Many disorders and life-threatening diseases could be cured by replacing or fixing dysfunctional cells. We aim to uncover novel ways to provide new tissues and cells to the body while minimizing organ rejection.



Chimeric tool advanced for wide range of regenerative medicine, biomedical research applications

The ability to grow the cells of one species within an organism of a different species offers scientists a powerful tool for research and medicine. It’s an approach that could advance our understanding of early human development, disease onset and progression and aging; provide innovative platforms for drug evaluation; and address the critical need for transplantable organs. Yet developing such capabilities has been a formidable challenge. Researchers led by Professor Juan Carlos Izpisua Belmonte have now come one step closer toward this goal by demonstrating a new integration of human cells into animal tissue.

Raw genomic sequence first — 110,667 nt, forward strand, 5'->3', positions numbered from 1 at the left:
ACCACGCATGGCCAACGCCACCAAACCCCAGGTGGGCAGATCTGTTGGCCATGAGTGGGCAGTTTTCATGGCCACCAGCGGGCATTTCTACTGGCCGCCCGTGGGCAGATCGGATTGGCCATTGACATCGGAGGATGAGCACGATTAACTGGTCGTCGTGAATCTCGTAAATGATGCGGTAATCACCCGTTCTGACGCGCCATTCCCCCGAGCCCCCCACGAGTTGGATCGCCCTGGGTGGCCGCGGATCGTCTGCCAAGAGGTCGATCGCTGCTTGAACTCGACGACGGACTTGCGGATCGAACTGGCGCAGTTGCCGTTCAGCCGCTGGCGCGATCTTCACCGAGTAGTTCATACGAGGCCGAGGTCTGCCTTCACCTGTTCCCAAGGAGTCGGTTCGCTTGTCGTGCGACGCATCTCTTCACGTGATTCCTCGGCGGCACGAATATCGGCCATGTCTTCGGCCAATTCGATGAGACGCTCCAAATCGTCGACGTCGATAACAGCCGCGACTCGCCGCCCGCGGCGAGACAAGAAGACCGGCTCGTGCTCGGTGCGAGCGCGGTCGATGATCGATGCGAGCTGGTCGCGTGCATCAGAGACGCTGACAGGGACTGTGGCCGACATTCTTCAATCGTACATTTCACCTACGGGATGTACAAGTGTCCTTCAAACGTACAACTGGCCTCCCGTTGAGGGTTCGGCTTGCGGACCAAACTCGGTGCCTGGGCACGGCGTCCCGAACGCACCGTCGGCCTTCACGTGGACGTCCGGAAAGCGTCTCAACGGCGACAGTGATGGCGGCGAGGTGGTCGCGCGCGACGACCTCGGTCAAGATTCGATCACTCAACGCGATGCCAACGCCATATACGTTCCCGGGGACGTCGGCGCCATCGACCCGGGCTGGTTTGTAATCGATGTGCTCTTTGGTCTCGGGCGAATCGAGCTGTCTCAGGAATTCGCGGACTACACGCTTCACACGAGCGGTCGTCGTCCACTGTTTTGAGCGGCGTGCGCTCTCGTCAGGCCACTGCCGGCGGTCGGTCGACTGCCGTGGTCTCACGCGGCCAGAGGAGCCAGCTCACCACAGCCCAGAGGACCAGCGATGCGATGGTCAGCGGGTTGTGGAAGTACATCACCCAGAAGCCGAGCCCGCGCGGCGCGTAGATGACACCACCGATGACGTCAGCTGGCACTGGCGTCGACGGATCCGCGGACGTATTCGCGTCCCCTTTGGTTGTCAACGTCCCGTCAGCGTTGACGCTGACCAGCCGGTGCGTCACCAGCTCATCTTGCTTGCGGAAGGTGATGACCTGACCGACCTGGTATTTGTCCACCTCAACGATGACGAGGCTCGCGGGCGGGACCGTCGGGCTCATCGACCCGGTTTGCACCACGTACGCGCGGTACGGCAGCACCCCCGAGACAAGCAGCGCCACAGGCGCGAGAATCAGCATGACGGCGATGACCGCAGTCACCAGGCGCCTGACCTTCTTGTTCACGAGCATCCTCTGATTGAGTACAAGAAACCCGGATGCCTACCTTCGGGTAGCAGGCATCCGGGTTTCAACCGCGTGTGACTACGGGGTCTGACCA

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Nature Comm

New study shows how to boost muscle regeneration and rebuild tissue

One of the many effects of aging is loss of muscle mass, which contributes to disability in older people. To counter this loss, the lab of Professor Juan Carlos Izpisua Belmonte is studying ways to accelerate the regeneration of muscle with a combination of molecular compounds common in stem-cell research. Izpisua Belmonte and Postdoctoral Fellow and study first author Chao Wang showed that using these compounds increased the regeneration of muscle cells in mice by activating muscle-cell precursors called myogenic progenitors. The research provides insights that could one day help athletes as well as aging adults regenerate tissue more effectively.

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